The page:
Once unemployment is above the natural rate, the dynamics of the system will reverse. With demand weaker, firms will slow the rate at which they raise prices and wages. Workers, seeing that jobs are hard to find, will not demand such generous wage increases. The short-run Phillips curve will begin to move down again, and the economy will move toward a point like F, with high unemployment but a falling rate of inflation. From there, if policymakers get the timing right, they can give just the nudge to aggregate demand that is needed to move the economy back to a soft landing at Point A, where we started. 

In short, in the dynamic version of the model, the long-run Phillips curve is a vertical line at the natural level of unemployment. In the long run, unemployment cannot be held far above or far below its natural level at any constant rate of inflation. But as the rate of aggregate demand rises and falls over time, the economy does not move smoothly up and down along the long-run Phillips curve. Instead, it makes a series of clockwise loops, with periods of low unemployment and accelerating inflation balanced by periods of higher unemployment and slowing inflation.

The stop-go era

Simple though it is, the shifting Phillips curve model corresponds remarkably well to the actual behavior of the U.S. economy from the 1960s through the early 1990s. As shown in Figure 6, over that period, the economy traced a series of clockwise loops that look much like the stylized version shown in Figure 5. 

This behavior of the economy has been described as a “stop-go” cycle because it reflects alternating episodes of expansionary and contractionary monetary and fiscal policy. The first two loops show that in the 1960s and 1970s, there was an upward bias to the cycle. Policymakers were slow to apply the brakes as the cycles approached their peaks, and quick to accelerate again well before inflation had fallen back to the rate it started from. Because the average rate of inflation and average rate of unemployment both increased from cycle to cycle, this pattern was sometimes called “stagflation” – a term I have never liked, since “stagnation” seems to imply that the economy was standing still, when instead it was looping crazily out of control. 

Not until the appointment of Paul Volcker as Federal Reserve Chair by President Carter in 1979, and the subsequent election of Ronald Reagan, were the deceleration phases of the cycles carried through strongly enough to bring inflation below the rates of 1972 and 1976, years when the process of disinflation was abandoned before it was complete. 

From Stop-Go to the Great Moderation and the Great Recession

Just as it seemed that the stop-go cycle and the shifting Phillips curve model might become permanent features of the U.S. economy, the picture changed dramatically. As Figure 7 shows, from the early 1990s to late 2007, the U.S. economy entered a phase that became known as the Great Moderation. During that period, inflation moved within a remarkably narrow range, never more than 3.4 percent or less than 1.5 percent. The unemployment rate was similarly constrained, ranging from slightly under 4 to barely over 6 percent. The economy had never before (or since) come so close to the goal of simultaneous full employment and price stability.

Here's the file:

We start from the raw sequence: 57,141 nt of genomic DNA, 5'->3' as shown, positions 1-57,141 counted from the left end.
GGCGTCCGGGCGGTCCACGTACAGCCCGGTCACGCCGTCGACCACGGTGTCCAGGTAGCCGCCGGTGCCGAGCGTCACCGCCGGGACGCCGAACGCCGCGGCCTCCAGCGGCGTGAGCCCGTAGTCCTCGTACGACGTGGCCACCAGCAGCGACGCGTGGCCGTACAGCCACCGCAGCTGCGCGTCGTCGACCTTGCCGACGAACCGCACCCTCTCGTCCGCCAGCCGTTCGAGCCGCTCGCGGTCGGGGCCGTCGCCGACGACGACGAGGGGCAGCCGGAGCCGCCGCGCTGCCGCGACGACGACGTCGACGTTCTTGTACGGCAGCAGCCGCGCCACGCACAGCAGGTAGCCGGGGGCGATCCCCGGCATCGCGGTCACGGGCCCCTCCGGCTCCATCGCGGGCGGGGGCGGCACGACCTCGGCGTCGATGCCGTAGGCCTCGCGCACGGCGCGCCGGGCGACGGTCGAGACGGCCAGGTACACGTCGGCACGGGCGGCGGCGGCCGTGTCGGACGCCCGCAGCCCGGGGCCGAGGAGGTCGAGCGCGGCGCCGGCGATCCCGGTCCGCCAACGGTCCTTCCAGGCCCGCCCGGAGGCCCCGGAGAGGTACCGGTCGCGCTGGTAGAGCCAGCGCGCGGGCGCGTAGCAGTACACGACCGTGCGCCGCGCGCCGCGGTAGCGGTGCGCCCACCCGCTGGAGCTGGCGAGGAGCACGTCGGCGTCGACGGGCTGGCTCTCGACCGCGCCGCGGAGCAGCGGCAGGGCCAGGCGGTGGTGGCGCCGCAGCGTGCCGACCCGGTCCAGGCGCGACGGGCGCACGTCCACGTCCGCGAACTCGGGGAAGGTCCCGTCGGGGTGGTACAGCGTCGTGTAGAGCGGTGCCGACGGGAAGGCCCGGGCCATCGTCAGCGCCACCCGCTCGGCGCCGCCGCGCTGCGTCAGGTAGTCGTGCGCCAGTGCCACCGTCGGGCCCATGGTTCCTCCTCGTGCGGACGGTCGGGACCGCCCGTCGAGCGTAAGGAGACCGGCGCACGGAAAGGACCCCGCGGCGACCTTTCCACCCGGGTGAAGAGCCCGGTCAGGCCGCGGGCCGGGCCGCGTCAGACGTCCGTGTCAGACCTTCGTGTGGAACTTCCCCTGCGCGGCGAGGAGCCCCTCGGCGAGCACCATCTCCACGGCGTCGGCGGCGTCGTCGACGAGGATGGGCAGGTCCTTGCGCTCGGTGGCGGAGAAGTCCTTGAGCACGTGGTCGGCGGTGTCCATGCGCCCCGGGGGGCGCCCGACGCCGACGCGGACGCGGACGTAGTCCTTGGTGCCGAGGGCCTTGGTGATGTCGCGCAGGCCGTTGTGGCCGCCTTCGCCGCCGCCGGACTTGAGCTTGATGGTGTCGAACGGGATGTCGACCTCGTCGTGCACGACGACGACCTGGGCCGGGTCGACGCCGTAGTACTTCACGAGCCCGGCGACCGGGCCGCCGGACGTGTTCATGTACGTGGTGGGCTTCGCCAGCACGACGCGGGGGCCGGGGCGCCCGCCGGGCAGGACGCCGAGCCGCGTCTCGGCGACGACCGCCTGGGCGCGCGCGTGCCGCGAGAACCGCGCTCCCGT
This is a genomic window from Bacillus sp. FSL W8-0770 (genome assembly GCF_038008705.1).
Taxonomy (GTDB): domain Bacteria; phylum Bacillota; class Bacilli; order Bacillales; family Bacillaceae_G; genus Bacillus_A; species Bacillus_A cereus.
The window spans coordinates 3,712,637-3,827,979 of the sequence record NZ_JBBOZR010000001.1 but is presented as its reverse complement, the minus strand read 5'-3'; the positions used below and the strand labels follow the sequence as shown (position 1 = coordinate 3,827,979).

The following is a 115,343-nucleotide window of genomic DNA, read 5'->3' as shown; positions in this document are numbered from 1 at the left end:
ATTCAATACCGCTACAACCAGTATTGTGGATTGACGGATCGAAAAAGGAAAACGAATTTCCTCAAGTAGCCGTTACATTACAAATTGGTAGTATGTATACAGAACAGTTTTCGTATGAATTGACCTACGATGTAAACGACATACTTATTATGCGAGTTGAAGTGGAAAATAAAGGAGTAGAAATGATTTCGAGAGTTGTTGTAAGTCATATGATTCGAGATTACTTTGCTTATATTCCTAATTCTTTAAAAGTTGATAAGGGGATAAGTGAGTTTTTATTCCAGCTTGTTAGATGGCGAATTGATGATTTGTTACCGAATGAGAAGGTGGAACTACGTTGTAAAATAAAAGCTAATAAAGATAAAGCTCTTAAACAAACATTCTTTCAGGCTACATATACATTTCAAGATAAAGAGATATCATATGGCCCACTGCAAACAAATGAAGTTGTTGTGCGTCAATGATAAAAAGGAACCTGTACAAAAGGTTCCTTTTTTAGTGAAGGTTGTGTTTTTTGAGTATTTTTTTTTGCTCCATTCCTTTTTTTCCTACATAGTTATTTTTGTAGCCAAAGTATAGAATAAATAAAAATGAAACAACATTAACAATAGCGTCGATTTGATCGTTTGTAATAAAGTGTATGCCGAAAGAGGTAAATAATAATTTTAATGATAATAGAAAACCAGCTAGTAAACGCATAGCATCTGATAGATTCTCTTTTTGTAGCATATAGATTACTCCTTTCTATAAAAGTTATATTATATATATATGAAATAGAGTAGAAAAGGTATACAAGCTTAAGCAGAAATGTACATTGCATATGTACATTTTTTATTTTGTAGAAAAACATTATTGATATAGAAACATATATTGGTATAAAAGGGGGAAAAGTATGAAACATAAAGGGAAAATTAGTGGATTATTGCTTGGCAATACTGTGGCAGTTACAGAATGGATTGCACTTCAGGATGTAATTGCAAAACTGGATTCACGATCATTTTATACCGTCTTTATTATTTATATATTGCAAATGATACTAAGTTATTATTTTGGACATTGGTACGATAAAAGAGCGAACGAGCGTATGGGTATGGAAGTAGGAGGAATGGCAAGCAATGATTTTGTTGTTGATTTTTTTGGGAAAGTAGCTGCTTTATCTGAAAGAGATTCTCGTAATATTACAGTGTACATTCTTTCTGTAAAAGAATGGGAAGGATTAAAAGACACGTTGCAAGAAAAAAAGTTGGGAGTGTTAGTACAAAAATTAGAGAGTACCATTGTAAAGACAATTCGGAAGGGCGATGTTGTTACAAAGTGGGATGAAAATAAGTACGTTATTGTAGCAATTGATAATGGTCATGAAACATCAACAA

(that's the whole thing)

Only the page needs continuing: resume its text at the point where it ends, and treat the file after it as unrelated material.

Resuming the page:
The Great Recession, which officially began in late 2007 and deepened dramatically during the financial crisis of 2008, brought the Great Moderation to an end. Unemployment reached a monthly peak of 10 percent in October 2009. Inflation, however, remained within a narrow range even in 2018 and 2019, when the unemployment rate fell below 4 percent for the first time since the mid-1960s. 

The role of expectations

The patterns of inflation and unemployment in Figure 7 differ from those in Figure 6 not only in their limited range, but also in their dynamics. Whereas the stop-go era was characterized by a series of clockwise loops, that pattern disappeared after the early 1990s. To the extent there is any regularity at all to the squiggles in Figure 7, they look like a pair of blue and red bow ties. Note especially that the right-hand sides of each bow tie trace out counterclockwise loops – a pattern that is fundamentally inconsistent with both the observations shown in Figure 6 and with the theory of the shifting Phillips curve that was represented in Figure 5. What happened? 

The answer is that there was a change in the way that firms and workers formed their expectations of inflation. The Friedman-Phelps shifting Phillips curve model is based on what economists call adaptive expectations. That means that market participants form their expectations of future inflation on the basis of what they have observed in the recent past. Figure 5 assumes a very simple form of adaptive expectations in which each year’s short-run Phillips curve intersects the long-run Phillips curve at that year’s expected rate of inflation, and each year’s expected rate of inflation is equal to the previous year’s observed rate of inflation. 

In contrast, the behavior of the economy since the early 1990s reflects anchored expectations. In this period, the Fed avoided abrupt, unexpected policy changes, and was very explicit about doing so. The resulting “anchor,” then, was the Fed’s clearly communicated intention to hold inflation at or close to a target rate of 2 percent, come what may.